“In the future, in patients that don’t express factors that oppose interferon, like IRF4, we may want to exploit the therapeutic option of antiviral therapy,” said Ramos. “For those patients who do express these factors, you can probably offer a highly aggressive alternative option such as chemotherapy and perhaps stem cell transplantation.”

The Damon Runyon award provides $450,000 in research funding and investigator support over three years. It specifically recognizes promising “translational” research, or laboratory work that shows great potential to improve cancer care in patients.

Ramos and his UM/Sylvester colleagues will also test tissue samples of ATLL tumors sent from the Federal University of Bahia in Brazil. That will allow the study of a wider variety of samples and increase the integrity of the results. The partnership with Brazil is made possible by the long collaboration between UM/Sylvester and cancer investigators in Brazil.

The Damon Runyon award is a mentored grant, intended to guide promising young investigators like Ramos into successful research careers. UM/Sylvester hematologist oncologist William J. Harrington, Jr., M.D., co-leader of the Viral Oncology Program at UM/Sylvester and professor of medicine, Division of Hematology-Oncology at the Miller School of Medicine is Ramos’s primary mentor. He will also work closely with Glen Barber, Ph.D., professor of microbiology and immunology. Both Harrington and Barber are considered national leaders in the study of viral oncology and interferon.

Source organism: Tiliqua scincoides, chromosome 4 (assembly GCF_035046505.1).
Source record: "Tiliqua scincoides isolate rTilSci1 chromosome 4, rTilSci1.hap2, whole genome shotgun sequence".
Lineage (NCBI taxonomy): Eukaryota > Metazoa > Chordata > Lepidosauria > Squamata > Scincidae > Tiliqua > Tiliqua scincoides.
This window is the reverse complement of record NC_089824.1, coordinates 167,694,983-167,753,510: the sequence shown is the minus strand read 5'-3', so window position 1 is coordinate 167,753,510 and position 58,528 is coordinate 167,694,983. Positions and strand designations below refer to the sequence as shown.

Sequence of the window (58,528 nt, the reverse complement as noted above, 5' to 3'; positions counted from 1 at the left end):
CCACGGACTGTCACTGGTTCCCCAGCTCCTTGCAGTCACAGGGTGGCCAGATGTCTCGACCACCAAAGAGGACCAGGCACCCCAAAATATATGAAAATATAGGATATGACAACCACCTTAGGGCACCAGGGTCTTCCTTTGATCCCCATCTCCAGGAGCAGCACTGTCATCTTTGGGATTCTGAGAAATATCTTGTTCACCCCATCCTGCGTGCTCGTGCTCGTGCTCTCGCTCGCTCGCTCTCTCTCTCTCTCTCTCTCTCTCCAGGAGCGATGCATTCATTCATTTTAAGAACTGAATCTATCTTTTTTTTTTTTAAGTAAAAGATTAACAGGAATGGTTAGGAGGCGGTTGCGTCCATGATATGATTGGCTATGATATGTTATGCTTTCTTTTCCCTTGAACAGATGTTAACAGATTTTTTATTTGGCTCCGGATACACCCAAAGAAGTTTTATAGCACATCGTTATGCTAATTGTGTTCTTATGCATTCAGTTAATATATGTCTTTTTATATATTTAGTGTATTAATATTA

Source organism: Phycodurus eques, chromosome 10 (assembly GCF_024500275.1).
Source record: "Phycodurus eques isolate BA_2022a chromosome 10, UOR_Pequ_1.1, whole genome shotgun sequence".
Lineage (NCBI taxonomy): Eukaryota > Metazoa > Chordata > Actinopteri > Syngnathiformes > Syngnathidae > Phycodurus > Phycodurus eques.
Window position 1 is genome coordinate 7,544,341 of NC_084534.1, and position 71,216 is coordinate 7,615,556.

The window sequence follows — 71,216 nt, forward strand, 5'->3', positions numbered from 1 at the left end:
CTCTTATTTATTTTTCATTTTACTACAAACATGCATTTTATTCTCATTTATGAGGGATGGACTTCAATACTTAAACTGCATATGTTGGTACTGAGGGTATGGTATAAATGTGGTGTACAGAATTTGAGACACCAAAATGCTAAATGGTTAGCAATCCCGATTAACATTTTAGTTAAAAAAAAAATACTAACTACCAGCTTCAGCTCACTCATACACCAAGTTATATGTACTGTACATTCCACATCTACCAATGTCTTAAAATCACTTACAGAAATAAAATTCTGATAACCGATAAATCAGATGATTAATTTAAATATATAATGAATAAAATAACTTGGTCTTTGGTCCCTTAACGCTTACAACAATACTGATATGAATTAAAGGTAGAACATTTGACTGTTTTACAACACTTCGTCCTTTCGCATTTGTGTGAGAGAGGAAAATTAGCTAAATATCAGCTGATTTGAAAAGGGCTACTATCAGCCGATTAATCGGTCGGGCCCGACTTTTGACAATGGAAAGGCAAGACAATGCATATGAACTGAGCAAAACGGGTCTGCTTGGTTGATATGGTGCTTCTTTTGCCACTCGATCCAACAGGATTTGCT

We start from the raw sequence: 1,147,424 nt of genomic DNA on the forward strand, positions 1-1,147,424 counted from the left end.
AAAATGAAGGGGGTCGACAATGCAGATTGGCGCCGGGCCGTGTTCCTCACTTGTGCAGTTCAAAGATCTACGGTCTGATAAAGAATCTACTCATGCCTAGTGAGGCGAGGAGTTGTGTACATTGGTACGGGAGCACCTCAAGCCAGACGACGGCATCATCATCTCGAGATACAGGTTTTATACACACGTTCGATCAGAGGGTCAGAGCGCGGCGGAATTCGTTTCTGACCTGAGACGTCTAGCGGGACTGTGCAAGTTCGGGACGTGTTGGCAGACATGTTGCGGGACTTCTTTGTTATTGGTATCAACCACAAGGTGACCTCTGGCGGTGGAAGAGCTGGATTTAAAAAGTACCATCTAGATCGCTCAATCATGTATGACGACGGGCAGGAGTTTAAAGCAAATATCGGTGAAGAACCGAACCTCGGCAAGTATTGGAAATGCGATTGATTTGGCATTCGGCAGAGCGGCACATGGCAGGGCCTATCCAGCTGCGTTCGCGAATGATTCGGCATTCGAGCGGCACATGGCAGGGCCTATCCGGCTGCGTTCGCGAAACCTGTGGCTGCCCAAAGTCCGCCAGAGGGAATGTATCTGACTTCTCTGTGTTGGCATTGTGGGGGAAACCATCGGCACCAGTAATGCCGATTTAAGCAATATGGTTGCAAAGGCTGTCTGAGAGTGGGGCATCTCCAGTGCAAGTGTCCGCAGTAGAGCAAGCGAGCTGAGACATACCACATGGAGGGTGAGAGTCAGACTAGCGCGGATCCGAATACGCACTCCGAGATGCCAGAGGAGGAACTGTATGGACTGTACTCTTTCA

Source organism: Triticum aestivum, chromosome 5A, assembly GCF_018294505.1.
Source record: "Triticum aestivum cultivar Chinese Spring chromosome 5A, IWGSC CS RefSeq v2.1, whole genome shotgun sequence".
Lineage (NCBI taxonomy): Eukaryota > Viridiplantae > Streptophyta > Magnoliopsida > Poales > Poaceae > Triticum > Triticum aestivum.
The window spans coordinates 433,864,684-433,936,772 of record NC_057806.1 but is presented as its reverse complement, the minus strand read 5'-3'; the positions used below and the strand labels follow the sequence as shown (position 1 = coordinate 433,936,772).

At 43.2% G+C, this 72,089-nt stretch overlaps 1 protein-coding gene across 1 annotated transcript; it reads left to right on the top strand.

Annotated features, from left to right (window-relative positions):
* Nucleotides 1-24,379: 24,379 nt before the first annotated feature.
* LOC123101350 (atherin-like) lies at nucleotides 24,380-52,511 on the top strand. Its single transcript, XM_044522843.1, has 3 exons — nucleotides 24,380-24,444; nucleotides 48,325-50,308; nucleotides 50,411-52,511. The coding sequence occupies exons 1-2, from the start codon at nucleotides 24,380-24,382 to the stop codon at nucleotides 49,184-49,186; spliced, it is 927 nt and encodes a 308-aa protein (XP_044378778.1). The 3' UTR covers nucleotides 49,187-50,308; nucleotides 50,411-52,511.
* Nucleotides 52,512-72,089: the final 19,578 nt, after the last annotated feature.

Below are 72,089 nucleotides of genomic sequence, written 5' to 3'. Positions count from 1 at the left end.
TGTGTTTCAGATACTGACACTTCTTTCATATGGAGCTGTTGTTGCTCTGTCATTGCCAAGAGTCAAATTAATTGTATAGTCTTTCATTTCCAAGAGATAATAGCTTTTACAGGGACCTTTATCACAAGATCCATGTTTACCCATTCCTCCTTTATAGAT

“I’m very excited but I was actually a little surprised,” said Ramos. He was extremely interested in the Damon Runyon award but was also using it to prepare a subsequent, similarly structured NIH grant application. “It was actually the first major grant I applied for. I was intending to apply at the same time for an NIH grant but the deadline for the Damon Runyon came first, so I applied for Damon Runyon. I got word that I received it before the deadline for submitting the NIH grant.”

The application process for the Damon Runyon Clinical Investigators Award is arduous and each year only about 50 investigators in total nationwide are chosen to apply by their respective academic institutions. To illustrate the quality of the proposals, about 30, on average, are considered worthy of support, so being selected to be among the five recipients puts Ramos in exclusive company. His Clinical Investigator Award colleagues this year include physician/scientists from Harvard University’s Dana Farber Cancer Institute, the Fred Hutchison Cancer Research Center in Seattle, the University of Michigan and the University of Colorado. The award is intended to help address the shortage of physicians capable of translating scientific discovery into new breakthroughs for cancer patients. In partnerships with founding sponsor Eli Lilly and Company, and with Siemens Medical Solutions, Novartis and Genentech, the Damon Runyon Cancer Research Foundation has committed more than $30 million to support the careers of 39 physician-scientists across the United States since 2000.